My family was intentional about using the gifts each of us was given to also build and maintain our relationships. There were many things that we did as a family. For example, both of my parents coached my sisters and I in volleyball, with more than 15 years between them. We’d all go to games together, joined by my grandparents who rarely missed any sporting event, sacrament, or theatre production. They both fostered our interests and shared their gifts of generosity and encouragement with us.
We were shown that not only is it important to use your own God-given talents, but also to encourage others in their callings. My dad is a talented singer and actor and I can remember many, many rehearsals I attended with him—not because I was in the show, but because I wanted to watch! It is an amazing feeling to be truly proud of your dad and I was lucky enough to experience it at young age. Also, my mom was willing to sacrifice time with him at home so that he could pursue his passion. These experiences shaped how I view relationships in community and taught me how important and necessary it is to both foster and cherish the people in our lives.
Now, before you think that I’m being completely Susie Sunshine and ignoring the fact that living in community with others is so hard, I have to say—living community can be so hard! While I cherish these relationships, they have sometimes been difficult to maintain. If only you asked my dad how tense our relationship was in high school...
By asking for God’s grace, however, we are able to face the challenges daily living in community presents. It is only through this grace that we can find mercy, forgiveness, and patience, all of which are necessary when interacting closely with others. It is then that we are also able to enjoy the rewards.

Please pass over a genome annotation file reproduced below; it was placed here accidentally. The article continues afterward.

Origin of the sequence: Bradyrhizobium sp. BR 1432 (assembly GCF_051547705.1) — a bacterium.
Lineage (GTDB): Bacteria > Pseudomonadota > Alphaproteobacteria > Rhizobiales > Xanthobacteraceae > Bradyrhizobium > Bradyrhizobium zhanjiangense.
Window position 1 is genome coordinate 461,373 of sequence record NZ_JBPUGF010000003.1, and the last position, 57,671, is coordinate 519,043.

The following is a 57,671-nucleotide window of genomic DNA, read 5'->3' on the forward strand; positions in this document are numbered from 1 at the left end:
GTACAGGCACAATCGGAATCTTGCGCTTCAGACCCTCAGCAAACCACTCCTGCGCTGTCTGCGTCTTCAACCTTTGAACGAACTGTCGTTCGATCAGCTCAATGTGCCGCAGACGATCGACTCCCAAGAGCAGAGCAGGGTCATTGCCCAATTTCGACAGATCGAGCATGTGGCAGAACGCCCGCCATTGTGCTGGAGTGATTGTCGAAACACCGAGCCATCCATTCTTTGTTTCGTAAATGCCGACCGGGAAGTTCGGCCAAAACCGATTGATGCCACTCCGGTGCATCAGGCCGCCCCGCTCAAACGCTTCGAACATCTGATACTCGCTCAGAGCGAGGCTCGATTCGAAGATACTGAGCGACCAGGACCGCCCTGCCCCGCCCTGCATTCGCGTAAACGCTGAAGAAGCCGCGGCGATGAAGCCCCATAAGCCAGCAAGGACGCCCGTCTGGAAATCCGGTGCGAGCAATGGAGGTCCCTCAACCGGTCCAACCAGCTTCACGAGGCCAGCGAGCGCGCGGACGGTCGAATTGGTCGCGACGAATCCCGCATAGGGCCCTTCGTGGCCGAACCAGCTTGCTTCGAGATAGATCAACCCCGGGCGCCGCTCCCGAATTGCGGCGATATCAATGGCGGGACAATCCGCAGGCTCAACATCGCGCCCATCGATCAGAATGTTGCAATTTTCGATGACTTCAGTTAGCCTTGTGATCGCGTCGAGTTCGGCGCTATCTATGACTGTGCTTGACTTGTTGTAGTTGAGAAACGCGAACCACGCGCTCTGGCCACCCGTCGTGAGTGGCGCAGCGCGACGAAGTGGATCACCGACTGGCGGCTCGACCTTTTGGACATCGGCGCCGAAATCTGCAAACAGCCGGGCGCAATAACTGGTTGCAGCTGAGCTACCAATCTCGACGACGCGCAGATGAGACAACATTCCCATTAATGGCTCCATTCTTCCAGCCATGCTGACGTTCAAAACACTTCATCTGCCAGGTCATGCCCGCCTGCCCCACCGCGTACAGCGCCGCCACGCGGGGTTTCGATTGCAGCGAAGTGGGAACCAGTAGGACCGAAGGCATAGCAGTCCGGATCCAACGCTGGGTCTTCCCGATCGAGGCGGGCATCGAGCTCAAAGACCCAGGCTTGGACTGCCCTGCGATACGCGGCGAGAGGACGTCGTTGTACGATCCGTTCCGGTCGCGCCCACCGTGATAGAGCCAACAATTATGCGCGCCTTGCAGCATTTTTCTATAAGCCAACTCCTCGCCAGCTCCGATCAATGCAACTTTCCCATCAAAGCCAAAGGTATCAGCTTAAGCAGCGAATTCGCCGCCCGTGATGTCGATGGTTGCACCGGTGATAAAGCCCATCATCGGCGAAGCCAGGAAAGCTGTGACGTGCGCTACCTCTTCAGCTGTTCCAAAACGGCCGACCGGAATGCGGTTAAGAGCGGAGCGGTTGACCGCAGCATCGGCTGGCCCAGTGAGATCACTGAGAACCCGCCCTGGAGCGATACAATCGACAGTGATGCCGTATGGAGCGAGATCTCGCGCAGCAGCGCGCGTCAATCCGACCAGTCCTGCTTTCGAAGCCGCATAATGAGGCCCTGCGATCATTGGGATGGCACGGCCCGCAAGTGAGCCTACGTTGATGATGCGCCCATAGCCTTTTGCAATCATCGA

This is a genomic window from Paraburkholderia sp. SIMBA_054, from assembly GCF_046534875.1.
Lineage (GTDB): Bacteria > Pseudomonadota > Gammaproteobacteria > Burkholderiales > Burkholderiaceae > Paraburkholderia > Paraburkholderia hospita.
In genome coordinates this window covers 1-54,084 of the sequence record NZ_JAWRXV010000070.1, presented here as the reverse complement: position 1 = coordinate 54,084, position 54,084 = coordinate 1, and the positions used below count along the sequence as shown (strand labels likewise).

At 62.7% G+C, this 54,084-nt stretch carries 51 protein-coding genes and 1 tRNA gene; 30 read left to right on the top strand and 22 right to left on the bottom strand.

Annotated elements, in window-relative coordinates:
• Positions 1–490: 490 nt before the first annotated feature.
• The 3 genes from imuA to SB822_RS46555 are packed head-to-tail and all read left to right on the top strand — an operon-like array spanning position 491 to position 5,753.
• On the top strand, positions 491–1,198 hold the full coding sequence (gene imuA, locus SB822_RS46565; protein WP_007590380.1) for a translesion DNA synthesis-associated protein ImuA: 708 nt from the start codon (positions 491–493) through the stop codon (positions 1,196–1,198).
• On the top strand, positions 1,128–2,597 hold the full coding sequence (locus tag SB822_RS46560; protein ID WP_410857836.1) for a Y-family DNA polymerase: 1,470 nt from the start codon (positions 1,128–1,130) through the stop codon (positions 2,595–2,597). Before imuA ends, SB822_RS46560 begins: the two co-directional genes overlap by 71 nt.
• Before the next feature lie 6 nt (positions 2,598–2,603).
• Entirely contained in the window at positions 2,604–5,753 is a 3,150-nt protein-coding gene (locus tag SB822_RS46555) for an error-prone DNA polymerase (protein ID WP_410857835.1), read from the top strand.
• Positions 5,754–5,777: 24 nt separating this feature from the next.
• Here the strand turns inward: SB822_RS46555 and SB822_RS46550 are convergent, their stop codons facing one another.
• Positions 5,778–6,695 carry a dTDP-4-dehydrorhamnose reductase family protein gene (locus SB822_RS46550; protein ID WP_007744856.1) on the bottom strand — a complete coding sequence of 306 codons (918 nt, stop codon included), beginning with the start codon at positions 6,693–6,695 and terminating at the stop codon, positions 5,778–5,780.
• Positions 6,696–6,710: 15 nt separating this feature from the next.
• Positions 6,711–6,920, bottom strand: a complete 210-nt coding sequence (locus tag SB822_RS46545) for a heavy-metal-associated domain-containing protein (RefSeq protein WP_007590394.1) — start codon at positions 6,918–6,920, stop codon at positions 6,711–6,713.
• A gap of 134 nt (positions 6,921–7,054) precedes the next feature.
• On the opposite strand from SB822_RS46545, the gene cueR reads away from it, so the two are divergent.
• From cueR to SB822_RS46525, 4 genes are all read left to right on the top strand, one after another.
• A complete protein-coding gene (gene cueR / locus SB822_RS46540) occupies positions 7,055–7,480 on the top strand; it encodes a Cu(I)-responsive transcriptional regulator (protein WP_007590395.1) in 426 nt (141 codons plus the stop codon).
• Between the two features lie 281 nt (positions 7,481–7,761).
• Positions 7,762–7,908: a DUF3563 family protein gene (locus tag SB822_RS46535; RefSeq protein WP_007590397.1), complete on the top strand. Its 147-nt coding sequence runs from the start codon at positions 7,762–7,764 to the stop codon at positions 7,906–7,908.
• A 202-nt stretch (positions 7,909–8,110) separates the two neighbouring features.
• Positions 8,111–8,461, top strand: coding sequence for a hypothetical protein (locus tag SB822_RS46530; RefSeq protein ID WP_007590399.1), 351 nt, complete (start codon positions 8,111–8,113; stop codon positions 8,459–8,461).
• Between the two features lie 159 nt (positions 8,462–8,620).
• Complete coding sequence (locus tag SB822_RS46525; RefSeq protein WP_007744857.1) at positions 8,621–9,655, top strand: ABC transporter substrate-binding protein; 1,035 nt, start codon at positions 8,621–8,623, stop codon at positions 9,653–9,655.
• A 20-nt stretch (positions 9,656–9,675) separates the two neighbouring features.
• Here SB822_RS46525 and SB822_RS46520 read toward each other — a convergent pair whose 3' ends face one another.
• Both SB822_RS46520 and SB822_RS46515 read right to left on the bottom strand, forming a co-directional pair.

|I dug way back in the archives for this gem...|
Brandon’s family experienced the gift of generosity and the rewards of community when he was a senior in high school. One morning he was called out of class over the PA system and then told that he should go home immediately—it was an emergency. When he pulled up to the farm his family lived on, the barn was on fire. The same barn that held all of their cows, the cows from which they made a living milking. They lost many of their cows, had to sell the others because there was no place to house the ones who had been saved, and had a huge, burned down mess in their yard. It was devastating, to say the least. Afterwards many members of the community approached Brandon’s dad saying, “Let us help you. People really want to help you right now.” And so they had help cleaning up their farm, selling their cows, meals brought to them, etc.
When Brandon has told this story, he always recalls seeing a genuine spirit of generosity and selfless giving in the people who came to help, just wanting to show his dad that they were there for him in a time of great need. How incredible is it that when one member of a community is suffering, many other members can, and will, do whatever they can to help out!
But God has so constructed the body
as to give greater honor to a part that is without it,
so that there may be no division in the body,
but that the parts may have the same concern for one another.
If one part suffers, all the parts suffer with it;
if one part is honored, all the parts share its joy. (1 Corinth 12)
The friends and neighbors that helped his family not only showed their concern, but took action to help ease their suffering. God uses each part of His body of Christ to aid and balance out the other parts. Showing Christian love to others, because we were loved by Him first, gives God honor and glory and raises these communities to a higher calling.
What does vocation have to do with community and how do we try to infuse this into our marriage? Click on over to read Christian Community:Part 2.